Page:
** Roberto is also a name, but it refers to the artist Roberto Carlos. Per Song Meanings: "Imagine if a song by Bob Dylan (say, in 1962 or 1963) told you to listen to a song by... I don't know, maybe Petula Clark. [...] Roberto Carlos, known in Brazil as 'the King,' has been an immensely popular singer for decades. At the time, he led a group of artists known as the Jovem Guarda. They were the bane of the politically conscious, seen as mere entertainment for the masses. They sung about girls, cars and parties, often playing versions of American and British pop hits."

Nice little subversive tune. :)
 

Michael Hagerty

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Contributor
This may not be a popular suggestion because this is a more implicitly political Brazilian song, but I think Lani + Sergio could have done a great cover of "Lindonéia" by Nara Leão:


I won't post the lyrics or translation (yet) because I'm curious to see what you folks think about this suggestion without knowing the translation or the context. I admit I don't know much about Lani Hall, but from what I do know, she's an excellent musician and would be able to handle a song like this. Additionally, while "Lindonéia" uses more strings than I think Sergio Mendes, the rhythm/cadence and percussion could definitely translate to a Sergio Mendes or Herb Alpert recording, imho.
It would need a major re-arrangement to focus on piano and rhythm, but that was pretty much the case for a lot of Brasil '66 songs.

Beyond that, politics never stopped them from recording the song in Portuguese. Consider "Viola" (from CRYSTAL ILLUSIONS):


The hand that plays a guitar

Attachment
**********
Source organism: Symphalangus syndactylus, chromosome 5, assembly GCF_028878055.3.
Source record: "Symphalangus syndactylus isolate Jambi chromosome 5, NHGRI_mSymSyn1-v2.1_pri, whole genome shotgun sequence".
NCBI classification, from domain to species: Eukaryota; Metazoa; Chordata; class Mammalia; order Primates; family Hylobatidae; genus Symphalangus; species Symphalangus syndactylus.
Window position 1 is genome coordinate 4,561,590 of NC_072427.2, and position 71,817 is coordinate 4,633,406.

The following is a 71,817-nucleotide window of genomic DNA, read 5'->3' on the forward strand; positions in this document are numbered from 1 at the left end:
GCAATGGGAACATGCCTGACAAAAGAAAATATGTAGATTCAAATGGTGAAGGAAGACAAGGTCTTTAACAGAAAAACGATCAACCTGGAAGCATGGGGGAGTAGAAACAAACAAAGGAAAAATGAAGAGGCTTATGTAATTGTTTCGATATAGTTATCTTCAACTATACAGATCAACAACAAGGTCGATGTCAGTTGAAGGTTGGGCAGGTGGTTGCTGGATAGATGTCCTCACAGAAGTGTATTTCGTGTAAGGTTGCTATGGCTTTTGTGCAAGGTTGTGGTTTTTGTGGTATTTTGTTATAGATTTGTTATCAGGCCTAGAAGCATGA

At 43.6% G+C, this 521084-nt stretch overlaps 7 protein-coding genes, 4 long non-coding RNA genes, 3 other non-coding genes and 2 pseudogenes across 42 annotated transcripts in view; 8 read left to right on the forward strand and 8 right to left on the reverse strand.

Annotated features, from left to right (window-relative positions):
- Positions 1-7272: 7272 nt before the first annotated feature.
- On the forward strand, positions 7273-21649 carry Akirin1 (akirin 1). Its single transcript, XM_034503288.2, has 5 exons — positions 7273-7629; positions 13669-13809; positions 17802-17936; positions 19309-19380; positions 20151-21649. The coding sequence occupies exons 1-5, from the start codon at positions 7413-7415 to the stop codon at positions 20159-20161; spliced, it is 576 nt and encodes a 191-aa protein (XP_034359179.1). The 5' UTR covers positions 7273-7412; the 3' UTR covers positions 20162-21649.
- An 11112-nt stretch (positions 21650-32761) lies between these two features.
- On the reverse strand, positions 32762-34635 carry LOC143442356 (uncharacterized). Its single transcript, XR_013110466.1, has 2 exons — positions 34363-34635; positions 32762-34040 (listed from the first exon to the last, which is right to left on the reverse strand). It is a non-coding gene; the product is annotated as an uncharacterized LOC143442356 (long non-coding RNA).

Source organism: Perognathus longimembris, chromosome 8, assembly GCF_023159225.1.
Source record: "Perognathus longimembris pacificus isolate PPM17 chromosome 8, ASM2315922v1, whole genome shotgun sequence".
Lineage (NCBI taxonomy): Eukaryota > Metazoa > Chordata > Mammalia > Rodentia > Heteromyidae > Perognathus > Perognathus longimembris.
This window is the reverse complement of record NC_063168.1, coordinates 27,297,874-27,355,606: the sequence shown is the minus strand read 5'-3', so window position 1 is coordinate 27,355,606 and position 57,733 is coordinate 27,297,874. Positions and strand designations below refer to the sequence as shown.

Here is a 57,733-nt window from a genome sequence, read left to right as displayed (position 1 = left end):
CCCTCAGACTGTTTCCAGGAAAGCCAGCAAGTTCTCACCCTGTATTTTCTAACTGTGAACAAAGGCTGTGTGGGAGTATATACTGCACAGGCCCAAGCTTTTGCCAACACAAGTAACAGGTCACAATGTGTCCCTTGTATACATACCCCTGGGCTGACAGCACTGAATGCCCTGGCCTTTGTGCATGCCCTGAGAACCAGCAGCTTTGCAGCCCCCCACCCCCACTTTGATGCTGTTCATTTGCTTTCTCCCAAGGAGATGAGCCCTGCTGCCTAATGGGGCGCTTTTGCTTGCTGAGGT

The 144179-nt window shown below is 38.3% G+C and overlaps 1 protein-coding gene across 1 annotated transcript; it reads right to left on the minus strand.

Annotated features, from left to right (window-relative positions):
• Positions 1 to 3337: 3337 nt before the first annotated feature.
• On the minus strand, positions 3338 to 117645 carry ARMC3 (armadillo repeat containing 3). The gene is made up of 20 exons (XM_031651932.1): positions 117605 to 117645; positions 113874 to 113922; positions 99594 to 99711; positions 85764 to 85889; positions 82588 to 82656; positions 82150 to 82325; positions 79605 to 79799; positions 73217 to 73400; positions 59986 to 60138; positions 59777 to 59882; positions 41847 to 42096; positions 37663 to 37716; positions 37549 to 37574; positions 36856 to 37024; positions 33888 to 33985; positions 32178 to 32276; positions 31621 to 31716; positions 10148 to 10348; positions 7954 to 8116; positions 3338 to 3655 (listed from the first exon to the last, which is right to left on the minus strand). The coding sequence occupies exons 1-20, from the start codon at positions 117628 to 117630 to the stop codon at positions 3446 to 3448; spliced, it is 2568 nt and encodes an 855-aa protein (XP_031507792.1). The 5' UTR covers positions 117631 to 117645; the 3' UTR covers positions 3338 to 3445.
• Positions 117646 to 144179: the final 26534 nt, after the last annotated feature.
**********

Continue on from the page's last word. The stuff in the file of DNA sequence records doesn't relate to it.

If necessary makes war
Kill the world, hurts the earth
The voice that sings a song
If necessary sings a hymn

Praise death
Viola in a moonlit night
In the sertao and like a sword
Hope for revenge

The same foot that dances a samba
If necessary, go to fight
Capoeira
Who has a companion at night
Knows that peace is fleeting
To defend it rises


And yells, "I will!"

Hand, guitar, song and sword
And moonlit viola
Through the countryside and the city
Flag bearer, capoeira
Parading they go singing:
Freedom

Who has a companion at night

He knows that peace is fleeting
To defend it, he gets up
And shouts: "I'm going!" Capoeira
flag bearer Parading they are singing: Freedom Freedom Freedom Freedom...



In fact, there was a discussion here 18 years ago about the translation of "Lapinha":


 

Cuyler

Bright colored pinwheels go 'round in my head.
Very nice! It's interesting to read that thread for "Lapinha" because "neguinho" is the diminutive of "nego" (Black man). So "neguinho" is like "my dear Black man." "Upa neguinho" would thus be something like "let's go/giddyup" but you're inserting a slang for a very close friend who is Black. It's not something you would say to a stranger who is Black, for instance...

And "Eu vou morrer" I would translate to "I am going to die" and not "I go to die"--to me, it reads more as a near future "going to" rather than a directional "going to."
 

Rudy

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I wonder if "Upa" is anything like "Opa!" around my area. 😁 ("Opa!" is what they yell in the Greek restaurants when they ignite the flaming kasseri cheese tableside.)
 

Cuyler

Bright colored pinwheels go 'round in my head.
I wonder if "Upa" is anything like "Opa!" around my area. 😁 ("Opa!" is what they yell in the Greek restaurants when they ignite the flaming kasseri cheese tableside.)
Haha, so in Brazil, "opa" is similar, it's like a cheerful way of saying "hey!" (without the fire)

When I looked it up online, it looks like "upa" comes from English "whoopee" or "whoop," so it must be some sort of interjection of encouragement!
 

rockdoctor

Well-Known Member
I just recently thought of this gem of an idea. Sergio Mendes could have done a Brasil'66 version of his Favorite Things album using all of the songs. It would have been a good English/ Portuguese combination.
 

Moritat

Well-Known Member
I think Lani could have done a beautiful version of Ralph Towner's song "Celeste." A nice example of the vocal would be the cover by Norma Winstone & John Taylor.